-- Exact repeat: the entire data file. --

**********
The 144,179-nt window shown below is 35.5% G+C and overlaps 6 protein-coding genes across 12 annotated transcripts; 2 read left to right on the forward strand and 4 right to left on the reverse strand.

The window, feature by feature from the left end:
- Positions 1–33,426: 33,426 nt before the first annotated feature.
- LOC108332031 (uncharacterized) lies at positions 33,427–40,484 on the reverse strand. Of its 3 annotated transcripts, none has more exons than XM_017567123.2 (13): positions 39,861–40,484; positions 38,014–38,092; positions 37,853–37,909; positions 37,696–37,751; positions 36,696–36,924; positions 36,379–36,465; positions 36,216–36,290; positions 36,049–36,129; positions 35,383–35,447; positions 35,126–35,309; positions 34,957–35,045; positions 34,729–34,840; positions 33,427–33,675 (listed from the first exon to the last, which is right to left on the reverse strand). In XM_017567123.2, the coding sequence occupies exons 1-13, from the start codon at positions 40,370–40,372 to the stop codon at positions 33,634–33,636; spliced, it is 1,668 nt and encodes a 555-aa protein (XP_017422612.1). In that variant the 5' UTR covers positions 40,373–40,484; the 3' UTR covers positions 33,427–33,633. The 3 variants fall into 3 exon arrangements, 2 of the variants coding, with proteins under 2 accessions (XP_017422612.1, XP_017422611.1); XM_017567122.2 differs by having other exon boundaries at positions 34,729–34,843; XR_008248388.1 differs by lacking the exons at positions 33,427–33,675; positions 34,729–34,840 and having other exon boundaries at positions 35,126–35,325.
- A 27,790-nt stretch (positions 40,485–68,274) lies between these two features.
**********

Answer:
The 144,179-nt window shown below is 35.5% G+C and overlaps 6 protein-coding genes across 12 annotated transcripts; 2 read left to right on the forward strand and 4 right to left on the reverse strand.

The window, feature by feature from the left end:
- Positions 1–33,426: 33,426 nt before the first annotated feature.
- LOC108332031 (uncharacterized) lies at positions 33,427–40,484 on the reverse strand. Of its 3 annotated transcripts, none has more exons than XM_017567123.2 (13): positions 39,861–40,484; positions 38,014–38,092; positions 37,853–37,909; positions 37,696–37,751; positions 36,696–36,924; positions 36,379–36,465; positions 36,216–36,290; positions 36,049–36,129; positions 35,383–35,447; positions 35,126–35,309; positions 34,957–35,045; positions 34,729–34,840; positions 33,427–33,675 (listed from the first exon to the last, which is right to left on the reverse strand). In XM_017567123.2, the coding sequence occupies exons 1-13, from the start codon at positions 40,370–40,372 to the stop codon at positions 33,634–33,636; spliced, it is 1,668 nt and encodes a 555-aa protein (XP_017422612.1). In that variant the 5' UTR covers positions 40,373–40,484; the 3' UTR covers positions 33,427–33,633. The 3 variants fall into 3 exon arrangements, 2 of the variants coding, with proteins under 2 accessions (XP_017422612.1, XP_017422611.1); XM_017567122.2 differs by having other exon boundaries at positions 34,729–34,843; XR_008248388.1 differs by lacking the exons at positions 33,427–33,675; positions 34,729–34,840 and having other exon boundaries at positions 35,126–35,325.
- A 27,790-nt stretch (positions 40,485–68,274) lies between these two features.